The Beethoven Code

Santa Barbara Symphony, conducted by Gisèle Ben-Dor,
with Elissa Johnson, soprano; Catherine Stolz, mezzo-soprano;
Jonathan Mack, tenor; Nmon Ford, baritone, and the Santa Barbara
Choral Society (Jo Anne Wasserman, music director), with Nathaniel
Hodson and Michael Sikich, boy sopranos. At the Arlington Theatre,
Sunday, May 7.

Reviewed by Gerald Carpenter

However troubled Gisèle Ben-Dor’s relations are with the Santa
Barbara Symphony board, she has retained a solid hold on the
affections of South Coast music lovers, who turned out in force to
bid her farewell. The concert sold out, which made a strong
statement, if only of solidarity.

There were two works on this final program: Leonard Bernstein’s
Chichester Psalms and Ludwig van Beethoven’s Symphony
No. 9 in D Minor, Opus 125

Ben-Dor’s reading of the Psalms compares quite favorably with
the composer’s. The chorus was celestial, the boy sopranos angelic,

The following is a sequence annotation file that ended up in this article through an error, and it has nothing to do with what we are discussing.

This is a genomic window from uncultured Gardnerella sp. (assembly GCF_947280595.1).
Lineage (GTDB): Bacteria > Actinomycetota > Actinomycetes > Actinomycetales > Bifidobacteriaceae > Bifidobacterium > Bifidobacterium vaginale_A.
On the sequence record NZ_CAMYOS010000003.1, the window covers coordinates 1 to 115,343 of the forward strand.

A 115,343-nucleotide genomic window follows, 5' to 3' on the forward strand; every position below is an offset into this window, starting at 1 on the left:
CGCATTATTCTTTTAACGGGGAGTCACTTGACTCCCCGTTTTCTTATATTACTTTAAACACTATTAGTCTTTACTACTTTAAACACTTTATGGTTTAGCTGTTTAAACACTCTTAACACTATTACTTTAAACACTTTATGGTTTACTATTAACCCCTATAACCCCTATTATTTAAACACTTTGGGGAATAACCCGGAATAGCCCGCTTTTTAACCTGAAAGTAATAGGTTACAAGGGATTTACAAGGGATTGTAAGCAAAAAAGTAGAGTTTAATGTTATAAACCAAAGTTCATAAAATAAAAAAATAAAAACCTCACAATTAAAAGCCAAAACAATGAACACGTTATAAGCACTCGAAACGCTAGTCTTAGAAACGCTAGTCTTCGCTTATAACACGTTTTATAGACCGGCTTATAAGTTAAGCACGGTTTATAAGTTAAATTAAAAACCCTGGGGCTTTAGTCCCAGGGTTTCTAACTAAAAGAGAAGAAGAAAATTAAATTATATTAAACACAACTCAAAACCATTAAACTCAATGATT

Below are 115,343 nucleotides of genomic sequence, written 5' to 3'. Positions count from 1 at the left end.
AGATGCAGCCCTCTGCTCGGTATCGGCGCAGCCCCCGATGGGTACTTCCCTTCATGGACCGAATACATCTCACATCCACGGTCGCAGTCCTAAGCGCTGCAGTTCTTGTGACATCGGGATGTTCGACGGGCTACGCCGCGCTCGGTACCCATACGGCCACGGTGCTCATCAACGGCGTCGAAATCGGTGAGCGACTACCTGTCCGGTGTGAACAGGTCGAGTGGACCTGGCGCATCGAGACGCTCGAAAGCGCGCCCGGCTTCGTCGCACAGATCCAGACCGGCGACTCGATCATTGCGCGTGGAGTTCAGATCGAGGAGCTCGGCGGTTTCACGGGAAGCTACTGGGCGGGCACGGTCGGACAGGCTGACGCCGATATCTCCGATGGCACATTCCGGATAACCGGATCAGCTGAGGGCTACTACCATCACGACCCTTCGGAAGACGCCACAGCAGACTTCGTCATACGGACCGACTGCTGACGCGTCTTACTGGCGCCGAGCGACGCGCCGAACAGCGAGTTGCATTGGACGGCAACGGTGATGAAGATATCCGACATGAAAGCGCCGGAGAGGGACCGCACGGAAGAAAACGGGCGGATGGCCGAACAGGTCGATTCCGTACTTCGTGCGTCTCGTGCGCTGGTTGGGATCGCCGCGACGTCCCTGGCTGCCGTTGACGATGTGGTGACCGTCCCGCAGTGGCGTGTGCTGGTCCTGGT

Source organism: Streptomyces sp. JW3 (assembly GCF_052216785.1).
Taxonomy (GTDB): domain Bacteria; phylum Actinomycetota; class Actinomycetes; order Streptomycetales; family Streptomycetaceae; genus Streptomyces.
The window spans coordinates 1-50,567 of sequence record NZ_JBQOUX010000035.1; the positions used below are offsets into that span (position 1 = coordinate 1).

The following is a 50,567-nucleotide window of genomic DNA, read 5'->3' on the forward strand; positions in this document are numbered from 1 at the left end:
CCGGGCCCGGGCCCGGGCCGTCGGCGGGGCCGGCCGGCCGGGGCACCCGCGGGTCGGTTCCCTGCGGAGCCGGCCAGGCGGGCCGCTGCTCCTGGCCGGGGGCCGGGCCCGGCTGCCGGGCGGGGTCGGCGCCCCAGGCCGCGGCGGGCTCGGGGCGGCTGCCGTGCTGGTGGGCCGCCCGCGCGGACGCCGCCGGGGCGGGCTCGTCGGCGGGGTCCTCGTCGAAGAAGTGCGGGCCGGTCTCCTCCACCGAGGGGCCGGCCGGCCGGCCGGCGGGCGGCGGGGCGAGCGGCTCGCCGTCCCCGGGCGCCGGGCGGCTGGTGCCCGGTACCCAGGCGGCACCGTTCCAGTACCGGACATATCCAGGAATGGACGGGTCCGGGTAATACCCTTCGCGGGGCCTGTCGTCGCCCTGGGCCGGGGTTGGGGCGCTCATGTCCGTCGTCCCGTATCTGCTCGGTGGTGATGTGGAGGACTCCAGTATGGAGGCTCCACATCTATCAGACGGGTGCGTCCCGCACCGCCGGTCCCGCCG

and the music profound. This is, along with the Symphony No. 1,
Bernstein’s most successful “serious” music, and
incidentally, his most Jewish. (I omit the overreaching and
talkative Symphony No. 3, “Kaddish.”) Can it be that
Bernstein was America’s most important native Jewish composer?
Ben-Dor’s Chichester Psalms certainly leads me to think

Beethoven’s Symphony No. 9 is, of course, one of the
most well-known and well-loved compositions in music history,
having touched millions and millions of people who might have had
no other contact with classical music. Even though it was not
Gisèle’s first choice for her swan song, it was an entirely
appropriate piece to leave ringing in our ears as she sails out of
our lives. There is plenty of power and excitement in her
interpretation, but there is also — for those who listen hard — a
subtle and precise sorting out of themes, and an all-but-godlike
vision of the whole work as a massive yet intricate construction of
sound. And the message of the work is clear, even in code. To the
reactionary governments who took over after the fall of Napoleon,
the word “Liberty” (freiheit) was anathema. So Schiller
substituted the word “Joy” (freude). Beethoven understood
completely, and so has every listener with a soul ever since.

Auf Wiedersehen, Gisèle.


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